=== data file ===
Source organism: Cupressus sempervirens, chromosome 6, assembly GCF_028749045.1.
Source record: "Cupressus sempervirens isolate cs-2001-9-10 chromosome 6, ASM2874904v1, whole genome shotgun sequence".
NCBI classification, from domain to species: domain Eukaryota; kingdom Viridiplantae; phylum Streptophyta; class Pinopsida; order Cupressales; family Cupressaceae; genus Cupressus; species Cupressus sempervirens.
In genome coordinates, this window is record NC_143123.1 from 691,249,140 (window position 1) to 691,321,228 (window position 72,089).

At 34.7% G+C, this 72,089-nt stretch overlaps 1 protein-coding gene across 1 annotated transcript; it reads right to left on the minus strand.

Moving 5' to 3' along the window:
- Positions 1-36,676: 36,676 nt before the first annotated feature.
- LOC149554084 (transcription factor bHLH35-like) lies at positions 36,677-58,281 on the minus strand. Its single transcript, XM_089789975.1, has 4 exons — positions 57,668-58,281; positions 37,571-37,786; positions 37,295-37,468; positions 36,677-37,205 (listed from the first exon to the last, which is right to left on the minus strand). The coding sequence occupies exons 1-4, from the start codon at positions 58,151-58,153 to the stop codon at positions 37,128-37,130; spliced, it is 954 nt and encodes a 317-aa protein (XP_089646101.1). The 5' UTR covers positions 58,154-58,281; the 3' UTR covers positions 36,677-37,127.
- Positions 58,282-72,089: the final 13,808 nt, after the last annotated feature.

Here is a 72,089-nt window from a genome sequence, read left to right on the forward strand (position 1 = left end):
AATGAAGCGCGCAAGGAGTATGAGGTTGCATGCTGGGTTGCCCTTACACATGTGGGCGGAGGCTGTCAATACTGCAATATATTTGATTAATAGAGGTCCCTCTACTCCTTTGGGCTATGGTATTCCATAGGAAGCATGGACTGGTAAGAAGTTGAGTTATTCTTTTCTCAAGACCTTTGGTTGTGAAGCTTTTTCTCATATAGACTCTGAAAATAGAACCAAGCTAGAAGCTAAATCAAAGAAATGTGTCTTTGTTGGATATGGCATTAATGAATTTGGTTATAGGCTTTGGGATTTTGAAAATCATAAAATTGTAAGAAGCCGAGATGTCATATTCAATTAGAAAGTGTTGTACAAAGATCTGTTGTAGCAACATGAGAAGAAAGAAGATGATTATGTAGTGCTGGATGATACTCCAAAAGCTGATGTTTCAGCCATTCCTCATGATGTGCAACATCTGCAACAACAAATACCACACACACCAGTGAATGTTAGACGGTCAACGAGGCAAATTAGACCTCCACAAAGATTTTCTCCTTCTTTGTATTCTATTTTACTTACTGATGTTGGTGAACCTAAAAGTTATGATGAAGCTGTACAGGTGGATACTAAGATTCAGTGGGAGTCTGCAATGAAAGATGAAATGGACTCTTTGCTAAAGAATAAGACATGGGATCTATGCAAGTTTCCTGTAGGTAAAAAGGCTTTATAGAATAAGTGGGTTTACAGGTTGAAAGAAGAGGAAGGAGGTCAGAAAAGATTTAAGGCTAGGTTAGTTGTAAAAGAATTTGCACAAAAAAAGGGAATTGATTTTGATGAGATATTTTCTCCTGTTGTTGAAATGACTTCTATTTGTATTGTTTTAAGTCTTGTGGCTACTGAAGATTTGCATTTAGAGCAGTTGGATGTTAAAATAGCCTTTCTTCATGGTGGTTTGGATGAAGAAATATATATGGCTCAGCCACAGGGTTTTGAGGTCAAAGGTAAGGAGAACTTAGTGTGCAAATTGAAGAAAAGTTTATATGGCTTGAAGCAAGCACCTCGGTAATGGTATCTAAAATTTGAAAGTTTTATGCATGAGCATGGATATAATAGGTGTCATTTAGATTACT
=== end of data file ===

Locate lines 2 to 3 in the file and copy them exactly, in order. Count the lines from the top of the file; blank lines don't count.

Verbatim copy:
Source record: "Cupressus sempervirens isolate cs-2001-9-10 chromosome 6, ASM2874904v1, whole genome shotgun sequence".
NCBI classification, from domain to species: domain Eukaryota; kingdom Viridiplantae; phylum Streptophyta; class Pinopsida; order Cupressales; family Cupressaceae; genus Cupressus; species Cupressus sempervirens.